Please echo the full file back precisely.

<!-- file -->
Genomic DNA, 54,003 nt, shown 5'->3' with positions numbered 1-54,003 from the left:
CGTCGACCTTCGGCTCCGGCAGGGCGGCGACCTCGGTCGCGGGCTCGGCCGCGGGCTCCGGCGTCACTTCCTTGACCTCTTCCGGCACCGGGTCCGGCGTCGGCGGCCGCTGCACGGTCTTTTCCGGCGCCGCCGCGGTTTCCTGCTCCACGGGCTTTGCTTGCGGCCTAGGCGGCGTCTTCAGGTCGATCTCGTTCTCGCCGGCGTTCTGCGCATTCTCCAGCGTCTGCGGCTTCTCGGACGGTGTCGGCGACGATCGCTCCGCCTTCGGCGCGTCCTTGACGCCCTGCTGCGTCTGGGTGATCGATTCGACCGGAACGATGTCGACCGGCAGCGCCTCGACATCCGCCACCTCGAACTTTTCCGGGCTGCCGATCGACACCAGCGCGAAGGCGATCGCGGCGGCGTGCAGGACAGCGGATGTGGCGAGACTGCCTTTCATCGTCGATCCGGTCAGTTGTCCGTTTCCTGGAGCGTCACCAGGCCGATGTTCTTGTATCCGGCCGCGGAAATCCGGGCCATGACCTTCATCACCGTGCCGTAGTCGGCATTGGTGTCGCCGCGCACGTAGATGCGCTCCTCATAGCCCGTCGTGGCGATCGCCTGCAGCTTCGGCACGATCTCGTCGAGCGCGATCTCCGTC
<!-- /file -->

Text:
Genomic DNA, 54,003 nt, shown 5'->3' with positions numbered 1-54,003 from the left:
CGTCGACCTTCGGCTCCGGCAGGGCGGCGACCTCGGTCGCGGGCTCGGCCGCGGGCTCCGGCGTCACTTCCTTGACCTCTTCCGGCACCGGGTCCGGCGTCGGCGGCCGCTGCACGGTCTTTTCCGGCGCCGCCGCGGTTTCCTGCTCCACGGGCTTTGCTTGCGGCCTAGGCGGCGTCTTCAGGTCGATCTCGTTCTCGCCGGCGTTCTGCGCATTCTCCAGCGTCTGCGGCTTCTCGGACGGTGTCGGCGACGATCGCTCCGCCTTCGGCGCGTCCTTGACGCCCTGCTGCGTCTGGGTGATCGATTCGACCGGAACGATGTCGACCGGCAGCGCCTCGACATCCGCCACCTCGAACTTTTCCGGGCTGCCGATCGACACCAGCGCGAAGGCGATCGCGGCGGCGTGCAGGACAGCGGATGTGGCGAGACTGCCTTTCATCGTCGATCCGGTCAGTTGTCCGTTTCCTGGAGCGTCACCAGGCCGATGTTCTTGTATCCGGCCGCGGAAATCCGGGCCATGACCTTCATCACCGTGCCGTAGTCGGCATTGGTGTCGCCGCGCACGTAGATGCGCTCCTCATAGCCCGTCGTGGCGATCGCCTGCAGCTTCGGCACGATCTCGTCGAGCGCGATCTCCGTC